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All That Sparkles

Unconventional bubblies are shaking up the holidays.

 

“Funky.” “Cloudy.” “Umami.” These descriptors may sound better suited to bone broth than sparkling wine. But a growing variety of sparklers are defying expectations and getting more adventurous, thanks in part to the ascendance of small grower-producers and lower-cost pét-nats (which get their fizz from letting the initial fermentation finish in the bottle). Here, a few experts gush over their favorite bubbles du jour.

Expert: Sally Kim, beverage director, Delfina Restaurant Group
Her bubbly: NV Domaine Villet, Crémant du Jura Rosé, France
Kim can’t get enough of this sparkling rosé, which is made in small batches in France’s Arbois region. Notes of red berry fruits like cherry, strawberry, and cranberry—along with rose petal, flint, and wood—shine through this pretty, mineral-driven wine. “It finishes dry,” Kim adds, “and it’s got crazy acidity, which is awesome.” Drink it solo, she advises, or alongside pasta dishes or barbecue, the way she first tried it. $22 at the Punchdown, 1737 Broadway, Oakland, 510-788-7877

Expert: Ceri Smith, owner, Biondivino Wine Boutique; wine director, Tosca Cafe
Her Bubbly: NV Podere il Saliceto Bi Fri Frizzante, Italy
Smith has noticed a resurgence of sparkling wines from Italy’s Emilia-Romagna region. “People are going away from the classic proseccos and into the col fondos [Italian for ‘with sediment’],” she says, and they’re discovering that “all bubblies aren’t pretty and bright.” This sauvignon blanc and trebbiano blend, Smith notes, is “almost like drinking crisp, fresh, delicious mineral water.” And best of all, she adds, “it goes with everything.” $22 per bottle at Biondivino Wine Boutique, 1415 Green St., 415-673-2320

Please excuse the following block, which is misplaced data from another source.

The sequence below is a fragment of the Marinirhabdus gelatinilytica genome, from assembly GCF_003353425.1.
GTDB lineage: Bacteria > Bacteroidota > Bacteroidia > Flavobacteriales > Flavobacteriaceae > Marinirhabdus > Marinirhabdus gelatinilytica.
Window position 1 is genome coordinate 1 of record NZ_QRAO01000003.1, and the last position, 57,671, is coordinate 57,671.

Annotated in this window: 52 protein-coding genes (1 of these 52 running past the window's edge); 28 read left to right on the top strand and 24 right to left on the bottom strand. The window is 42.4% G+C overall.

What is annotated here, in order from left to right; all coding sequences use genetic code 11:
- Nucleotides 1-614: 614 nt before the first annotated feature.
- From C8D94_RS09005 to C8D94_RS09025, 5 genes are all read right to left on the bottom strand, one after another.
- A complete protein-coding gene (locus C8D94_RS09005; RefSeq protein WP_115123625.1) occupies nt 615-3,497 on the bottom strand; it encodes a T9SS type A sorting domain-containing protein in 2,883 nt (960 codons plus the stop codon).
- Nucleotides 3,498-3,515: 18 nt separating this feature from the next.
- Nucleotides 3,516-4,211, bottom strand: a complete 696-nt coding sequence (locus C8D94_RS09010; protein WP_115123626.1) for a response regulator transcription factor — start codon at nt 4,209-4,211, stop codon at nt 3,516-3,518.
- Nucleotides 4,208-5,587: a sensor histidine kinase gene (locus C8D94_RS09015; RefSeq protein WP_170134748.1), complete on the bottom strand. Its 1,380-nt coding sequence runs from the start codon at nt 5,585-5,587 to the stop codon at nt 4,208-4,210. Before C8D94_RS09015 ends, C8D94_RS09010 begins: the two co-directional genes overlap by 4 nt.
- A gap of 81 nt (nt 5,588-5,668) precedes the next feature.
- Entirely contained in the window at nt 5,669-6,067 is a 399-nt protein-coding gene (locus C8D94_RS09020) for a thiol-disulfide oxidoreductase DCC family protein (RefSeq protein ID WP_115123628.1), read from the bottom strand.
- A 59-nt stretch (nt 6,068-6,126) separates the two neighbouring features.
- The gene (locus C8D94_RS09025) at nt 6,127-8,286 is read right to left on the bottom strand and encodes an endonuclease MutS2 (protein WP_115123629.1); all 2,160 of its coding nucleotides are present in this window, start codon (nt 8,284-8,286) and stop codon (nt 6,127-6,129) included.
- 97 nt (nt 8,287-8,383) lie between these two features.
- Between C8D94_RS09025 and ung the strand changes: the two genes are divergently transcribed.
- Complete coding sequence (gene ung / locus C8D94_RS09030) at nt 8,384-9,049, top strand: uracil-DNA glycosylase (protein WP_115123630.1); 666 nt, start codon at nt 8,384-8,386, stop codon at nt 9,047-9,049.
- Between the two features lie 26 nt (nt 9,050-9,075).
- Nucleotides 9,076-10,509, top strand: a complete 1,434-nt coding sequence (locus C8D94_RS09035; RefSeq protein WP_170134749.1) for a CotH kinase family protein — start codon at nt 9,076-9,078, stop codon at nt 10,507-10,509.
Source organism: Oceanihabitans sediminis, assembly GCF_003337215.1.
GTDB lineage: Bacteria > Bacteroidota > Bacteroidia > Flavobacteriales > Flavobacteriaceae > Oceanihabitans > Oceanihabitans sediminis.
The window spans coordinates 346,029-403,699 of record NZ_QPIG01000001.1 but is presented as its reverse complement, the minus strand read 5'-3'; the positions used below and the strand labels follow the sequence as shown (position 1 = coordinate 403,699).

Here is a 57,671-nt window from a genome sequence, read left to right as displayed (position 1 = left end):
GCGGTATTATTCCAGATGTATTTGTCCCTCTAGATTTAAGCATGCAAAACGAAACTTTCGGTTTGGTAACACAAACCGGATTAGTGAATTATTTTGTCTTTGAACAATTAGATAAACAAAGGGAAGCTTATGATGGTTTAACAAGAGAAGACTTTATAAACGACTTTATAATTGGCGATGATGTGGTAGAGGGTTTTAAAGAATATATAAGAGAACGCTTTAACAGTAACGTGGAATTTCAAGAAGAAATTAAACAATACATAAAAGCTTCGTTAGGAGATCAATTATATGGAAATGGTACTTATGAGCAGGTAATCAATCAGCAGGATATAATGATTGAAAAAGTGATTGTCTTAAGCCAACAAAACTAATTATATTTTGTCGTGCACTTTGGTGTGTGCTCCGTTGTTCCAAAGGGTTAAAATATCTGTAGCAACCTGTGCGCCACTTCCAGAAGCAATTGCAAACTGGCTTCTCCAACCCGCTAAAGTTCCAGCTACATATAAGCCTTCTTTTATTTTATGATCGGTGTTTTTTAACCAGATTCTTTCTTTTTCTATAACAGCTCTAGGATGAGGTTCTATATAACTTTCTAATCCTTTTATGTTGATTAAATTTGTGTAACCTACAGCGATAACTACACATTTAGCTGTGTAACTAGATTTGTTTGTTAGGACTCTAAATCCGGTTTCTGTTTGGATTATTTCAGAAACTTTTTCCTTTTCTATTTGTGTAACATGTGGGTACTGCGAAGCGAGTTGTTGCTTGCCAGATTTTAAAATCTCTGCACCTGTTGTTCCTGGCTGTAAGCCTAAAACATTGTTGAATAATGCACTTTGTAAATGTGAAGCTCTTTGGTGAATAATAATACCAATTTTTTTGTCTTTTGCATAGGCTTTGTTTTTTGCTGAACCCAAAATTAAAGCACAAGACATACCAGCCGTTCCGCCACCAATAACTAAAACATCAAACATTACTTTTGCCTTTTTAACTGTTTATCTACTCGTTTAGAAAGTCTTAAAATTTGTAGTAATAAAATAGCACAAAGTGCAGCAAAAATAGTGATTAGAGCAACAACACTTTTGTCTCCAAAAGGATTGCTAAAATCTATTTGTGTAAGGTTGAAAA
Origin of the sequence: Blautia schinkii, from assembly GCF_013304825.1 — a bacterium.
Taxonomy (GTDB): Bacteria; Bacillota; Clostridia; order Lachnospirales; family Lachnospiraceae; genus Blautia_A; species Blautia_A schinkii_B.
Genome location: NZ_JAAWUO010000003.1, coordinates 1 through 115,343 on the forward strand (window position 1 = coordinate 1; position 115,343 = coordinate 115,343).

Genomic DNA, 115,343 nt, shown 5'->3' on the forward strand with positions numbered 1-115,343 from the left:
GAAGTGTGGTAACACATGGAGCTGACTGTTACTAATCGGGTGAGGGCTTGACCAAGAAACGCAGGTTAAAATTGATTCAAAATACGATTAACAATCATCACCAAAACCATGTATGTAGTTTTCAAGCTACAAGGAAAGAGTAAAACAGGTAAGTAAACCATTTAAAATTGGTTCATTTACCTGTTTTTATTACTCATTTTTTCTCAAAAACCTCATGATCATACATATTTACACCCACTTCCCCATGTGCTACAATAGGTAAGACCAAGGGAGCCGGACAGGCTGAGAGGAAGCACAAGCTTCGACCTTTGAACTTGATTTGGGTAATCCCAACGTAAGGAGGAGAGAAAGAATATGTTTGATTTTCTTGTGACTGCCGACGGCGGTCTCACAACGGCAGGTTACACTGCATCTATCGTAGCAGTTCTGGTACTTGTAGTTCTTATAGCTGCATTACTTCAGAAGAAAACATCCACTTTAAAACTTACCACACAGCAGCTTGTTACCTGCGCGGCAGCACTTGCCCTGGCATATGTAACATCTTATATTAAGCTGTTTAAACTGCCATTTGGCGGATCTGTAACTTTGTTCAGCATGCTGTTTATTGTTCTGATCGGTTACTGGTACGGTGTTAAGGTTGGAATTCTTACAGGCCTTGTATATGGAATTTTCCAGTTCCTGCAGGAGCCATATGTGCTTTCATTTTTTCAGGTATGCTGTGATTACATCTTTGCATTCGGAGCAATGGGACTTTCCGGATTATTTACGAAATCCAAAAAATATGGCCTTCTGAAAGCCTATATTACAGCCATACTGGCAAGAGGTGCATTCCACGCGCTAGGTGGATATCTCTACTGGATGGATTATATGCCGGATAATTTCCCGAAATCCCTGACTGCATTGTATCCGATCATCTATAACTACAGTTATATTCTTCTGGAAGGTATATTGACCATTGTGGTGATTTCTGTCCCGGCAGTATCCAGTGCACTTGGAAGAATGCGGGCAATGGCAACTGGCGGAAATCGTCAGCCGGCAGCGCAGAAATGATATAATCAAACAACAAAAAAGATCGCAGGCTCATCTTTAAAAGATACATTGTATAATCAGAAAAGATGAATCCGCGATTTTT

Expert: Josiah Baldivino, co-owner, Bay Grape
His Bubbly: Michael Cruse’s 2011 Ultramarine Blanc de Blancs, California
Cruse’s Ultramarine blanc de blancs from Charles Heintz Vineyards drew rave reviews from our experts, including the typically hype-averse Baldivino. “After trying it,” he says, “I was like, ‘Holy shit.’” He praises the blanc de blancs’s minerality and doughy, citrusy, and green-apple notes; Cruse’s insistence on doing everything by hand, he says, translates into a “freaking amazing” bottle. $65 per bottle at Bay Grape, 376 Grand Ave., Oakland, 510-686-3615

Expert: Angel Davis, co-owner, Fig & Thistle
Her Bubbly: Arizona Desert Mesquite, Heidrun Meadery, California
Davis is a fan of the sparkling mead from Point Reyes’s Heidrun Meadery. “It’s got a little more weight to it than traditional sparkling wines,” she says. Davis recommends the Arizona Desert Mesquite with Thanksgiving-style food. “They make it just like champagne, so all the sugars are gone, but there’s still some honey quality to it without being sweet,” she explains. “And the aromatics are crazy.” $30 per bottle at heidrunmeadery.com

Expert: Paul Einbund, owner-sommelier, the Morris
His Bubbly: NV Solter Riesling Brut Sekt, Germany
Einbund is “in love” with this brut sekt from Germany, where the cool climate yields some superb sparkling wines. “Typically when we think of riesling, we think it’s going to be sweeter or fruitier,” he says. “While this has a different character than other sparkling wines, it’s drier than dry.” Einbund adds that it pairs particularly well with holiday mainstays like stuffings, sweet roasts, and hams. Thinking about it, he says, “I’m making myself excited for the holiday season.” $27 per bottle at dvw.com


Originally published in the December issue of
San Francisco

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